Nimble tigers and crawling worms
In our series “Nature in Music”, Georg Rudiger takes a closer look. Today: Joseph Haydn’s oratorio “The Creation”
At the beginning, a big bang: a single, cutting note in the whole orchestra, which is further hardened by the timpani roll. Then muted strings intensify the uncertainty with chromaticism and dissonance. “The description of chaos” is what Joseph Haydn called the effective beginning of his three-part oratorio “The Creation”. The musical elements are scattered, the harmonies contradictory. The music comes to a standstill. “The Earth was without form and void, and darkness was on the face of the deep,” is how the archangel Raphael describes this state in the recitative that follows. When the softly beginning chorus spreads hope with the words “Let there be light”, a radiant C major sound in fortissimo provides sudden enlightenment.
Lightning, thunder and floods can be heard among the many images of nature in the first part. In the highly dramatic bass aria “Rollend in schäumenden Wellen”, the fast runs of the strings trace the churning sea. In the second part of the oratorio, the music becomes even more tangible. A low-pitched trill in the strings, brass and contrabassoon portrays a lion’s roar; Haydn traces the “limber tiger” with ascending runs. The fast stag is characterised by a bouncy rhythm that also accelerates to a sixteenth. The image of nature is always heard in the music before it appears in the text of the recitative. Haydn even set the neighing of a “noble steed” to music with a gruff trill figure in the strings. The composer manages the buzzing of the insects particularly effectively through the sul ponticello playing of the strings, when the bow is bowed very close to the bridge, thus producing a raspy sound. Finally, the “crawling of the worm”: close alternating notes in a low register. The third part of the oratorio describes Adam and Eve’s happy life together before the expulsion from paradise and culminates in the sublime, exuberantly jubilant chorus “Sing the Lord, ye voices all!”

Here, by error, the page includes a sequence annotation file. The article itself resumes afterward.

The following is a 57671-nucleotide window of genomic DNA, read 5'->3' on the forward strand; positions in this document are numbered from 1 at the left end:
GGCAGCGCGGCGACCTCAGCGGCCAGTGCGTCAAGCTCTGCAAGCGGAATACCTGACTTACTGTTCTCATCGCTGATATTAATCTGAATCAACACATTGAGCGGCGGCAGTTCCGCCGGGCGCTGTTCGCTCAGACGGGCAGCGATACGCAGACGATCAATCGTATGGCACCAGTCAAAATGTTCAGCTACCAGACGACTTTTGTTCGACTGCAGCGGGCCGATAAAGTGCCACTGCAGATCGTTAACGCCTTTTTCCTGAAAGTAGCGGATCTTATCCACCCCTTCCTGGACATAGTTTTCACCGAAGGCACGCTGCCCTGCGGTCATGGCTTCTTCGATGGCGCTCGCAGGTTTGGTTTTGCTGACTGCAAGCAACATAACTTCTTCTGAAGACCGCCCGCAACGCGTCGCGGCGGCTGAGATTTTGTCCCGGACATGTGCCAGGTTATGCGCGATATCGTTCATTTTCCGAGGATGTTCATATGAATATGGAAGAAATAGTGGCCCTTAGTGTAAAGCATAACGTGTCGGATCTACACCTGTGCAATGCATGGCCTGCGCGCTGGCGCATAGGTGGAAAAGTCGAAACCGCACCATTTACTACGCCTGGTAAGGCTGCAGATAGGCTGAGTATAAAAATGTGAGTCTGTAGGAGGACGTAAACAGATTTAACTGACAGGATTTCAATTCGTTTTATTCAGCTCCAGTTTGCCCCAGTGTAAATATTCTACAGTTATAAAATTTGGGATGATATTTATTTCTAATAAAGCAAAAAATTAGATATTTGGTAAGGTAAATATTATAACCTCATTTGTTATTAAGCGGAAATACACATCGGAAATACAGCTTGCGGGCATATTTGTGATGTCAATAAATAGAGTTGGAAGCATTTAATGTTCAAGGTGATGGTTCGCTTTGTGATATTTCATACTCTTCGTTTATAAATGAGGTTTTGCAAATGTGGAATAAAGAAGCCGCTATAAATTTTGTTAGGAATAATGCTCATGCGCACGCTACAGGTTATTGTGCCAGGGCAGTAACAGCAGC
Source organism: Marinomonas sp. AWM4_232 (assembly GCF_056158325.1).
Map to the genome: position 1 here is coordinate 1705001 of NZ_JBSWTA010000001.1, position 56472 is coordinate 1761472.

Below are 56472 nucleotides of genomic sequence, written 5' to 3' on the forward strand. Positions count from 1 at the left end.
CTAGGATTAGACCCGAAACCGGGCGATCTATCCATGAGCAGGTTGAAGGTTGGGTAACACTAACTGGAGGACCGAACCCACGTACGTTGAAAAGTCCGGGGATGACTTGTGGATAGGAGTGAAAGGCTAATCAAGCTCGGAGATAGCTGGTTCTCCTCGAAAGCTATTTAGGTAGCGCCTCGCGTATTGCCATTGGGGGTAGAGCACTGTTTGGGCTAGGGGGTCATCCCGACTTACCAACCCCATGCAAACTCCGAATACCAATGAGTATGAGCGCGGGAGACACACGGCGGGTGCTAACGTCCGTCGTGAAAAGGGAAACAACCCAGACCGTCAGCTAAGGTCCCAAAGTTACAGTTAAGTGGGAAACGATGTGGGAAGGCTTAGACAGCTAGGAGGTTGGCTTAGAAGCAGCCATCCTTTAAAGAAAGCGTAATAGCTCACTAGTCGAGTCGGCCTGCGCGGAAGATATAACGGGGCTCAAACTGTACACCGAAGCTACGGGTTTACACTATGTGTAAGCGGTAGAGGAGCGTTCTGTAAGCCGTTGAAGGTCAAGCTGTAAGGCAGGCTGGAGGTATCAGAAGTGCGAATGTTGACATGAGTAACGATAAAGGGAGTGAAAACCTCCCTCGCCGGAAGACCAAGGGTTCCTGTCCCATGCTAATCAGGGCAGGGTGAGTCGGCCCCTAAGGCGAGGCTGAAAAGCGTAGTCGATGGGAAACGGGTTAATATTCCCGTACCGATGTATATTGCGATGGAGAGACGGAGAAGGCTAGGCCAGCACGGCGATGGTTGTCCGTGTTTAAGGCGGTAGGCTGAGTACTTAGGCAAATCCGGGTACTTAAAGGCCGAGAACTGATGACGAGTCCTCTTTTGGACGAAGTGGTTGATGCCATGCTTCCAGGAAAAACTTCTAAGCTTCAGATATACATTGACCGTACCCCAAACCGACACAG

Sunday, July 30, 2023, 5:00 pm, Concert Hall, Arena Klosters
Giovanni Antonini (conductor), Nikola Hillebrand (soprano), Maximilian Schmitt (tenor), Florian Bösch (baritone), Basel Chamber Orchestra, The Bavarian Radio Chorus
Joseph Haydn (“The Creation”, oratorio in three parts)